“For me, paddy cultivation is not for any profit. Every year, people arrive here seeking different rice seeds. I never accepted money in return for the seeds. The only condition for those who take rice seeds from here is that they must return an equal measure after the first round of harvest,” he said.
Several farmers from Tamil Nadu, Karnataka, West Bengal, and Orissa regularly take his seeds.
“Across the country, the farmers are now a discriminated lot. The central and state governments must help farmers continue their occupation with dignity. They must not face any exploitation, and their products must get fair prices,” Raman said.
Raman’s agricultural practices are purely organic, and he stopped chemical-based farming in 1978.
“It was self-realisation that forced me to opt for organic farming. Chemical fertilisers had killed all the fish, insects, earthworms, frogs, and reptiles in my rice field. Now they are back on my land.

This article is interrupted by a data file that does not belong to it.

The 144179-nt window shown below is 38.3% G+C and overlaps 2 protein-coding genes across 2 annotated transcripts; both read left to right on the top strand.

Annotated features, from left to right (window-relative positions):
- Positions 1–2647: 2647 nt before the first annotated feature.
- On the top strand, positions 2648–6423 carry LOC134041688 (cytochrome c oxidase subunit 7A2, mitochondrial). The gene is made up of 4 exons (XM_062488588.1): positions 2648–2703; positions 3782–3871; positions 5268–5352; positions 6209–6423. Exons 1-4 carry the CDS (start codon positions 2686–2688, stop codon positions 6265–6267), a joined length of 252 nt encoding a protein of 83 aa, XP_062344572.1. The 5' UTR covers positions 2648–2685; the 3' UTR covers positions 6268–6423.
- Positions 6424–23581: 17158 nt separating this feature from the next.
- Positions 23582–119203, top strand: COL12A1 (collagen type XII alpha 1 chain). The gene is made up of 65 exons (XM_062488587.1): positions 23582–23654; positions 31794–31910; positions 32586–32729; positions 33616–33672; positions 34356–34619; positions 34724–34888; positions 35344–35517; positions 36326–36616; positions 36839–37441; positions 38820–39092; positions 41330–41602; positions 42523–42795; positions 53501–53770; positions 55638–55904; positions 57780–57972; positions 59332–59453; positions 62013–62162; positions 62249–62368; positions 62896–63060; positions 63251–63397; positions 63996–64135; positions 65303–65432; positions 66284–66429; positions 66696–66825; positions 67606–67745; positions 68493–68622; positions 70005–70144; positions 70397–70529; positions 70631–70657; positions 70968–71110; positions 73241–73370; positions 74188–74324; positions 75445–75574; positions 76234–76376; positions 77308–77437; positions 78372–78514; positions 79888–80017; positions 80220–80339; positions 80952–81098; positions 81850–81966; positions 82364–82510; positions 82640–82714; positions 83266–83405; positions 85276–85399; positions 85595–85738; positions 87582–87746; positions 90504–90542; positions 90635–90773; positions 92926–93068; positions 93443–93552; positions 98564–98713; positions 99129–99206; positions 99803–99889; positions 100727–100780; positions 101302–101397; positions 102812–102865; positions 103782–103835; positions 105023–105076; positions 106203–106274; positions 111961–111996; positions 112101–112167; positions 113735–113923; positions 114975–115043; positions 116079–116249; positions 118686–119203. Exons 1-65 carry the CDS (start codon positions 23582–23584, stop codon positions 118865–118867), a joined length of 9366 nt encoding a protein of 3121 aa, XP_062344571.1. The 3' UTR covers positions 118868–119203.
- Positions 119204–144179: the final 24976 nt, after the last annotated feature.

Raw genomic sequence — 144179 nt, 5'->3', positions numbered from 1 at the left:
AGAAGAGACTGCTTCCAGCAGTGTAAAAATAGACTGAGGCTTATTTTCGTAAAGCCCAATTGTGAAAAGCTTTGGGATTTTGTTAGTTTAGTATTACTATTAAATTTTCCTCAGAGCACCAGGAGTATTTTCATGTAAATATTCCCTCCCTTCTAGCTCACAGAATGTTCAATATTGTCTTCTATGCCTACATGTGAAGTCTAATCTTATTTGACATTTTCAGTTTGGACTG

“I am not against scientific farming as that alone can alleviate poverty. We have to apply our minds judiciously over farming practices,” he said.
Raman has a printed list in Malayalam of the seeds he is preserving. Some rice varieties in his custody are more than 500 years old and have been inherited over generations.
Most of the indigenous varieties he preserved are from Wayanad, earlier Vayal Nadu, or the land of rice fields.
Chennelu, Thondi, Veliyan, Kalladiyaran, Mannu Veliyan, Chembakam, Channalthondi, Chettuveliyan, Palveliyan, and Kanali are the most prominent indigenous seeds from Wayanad, protected by him.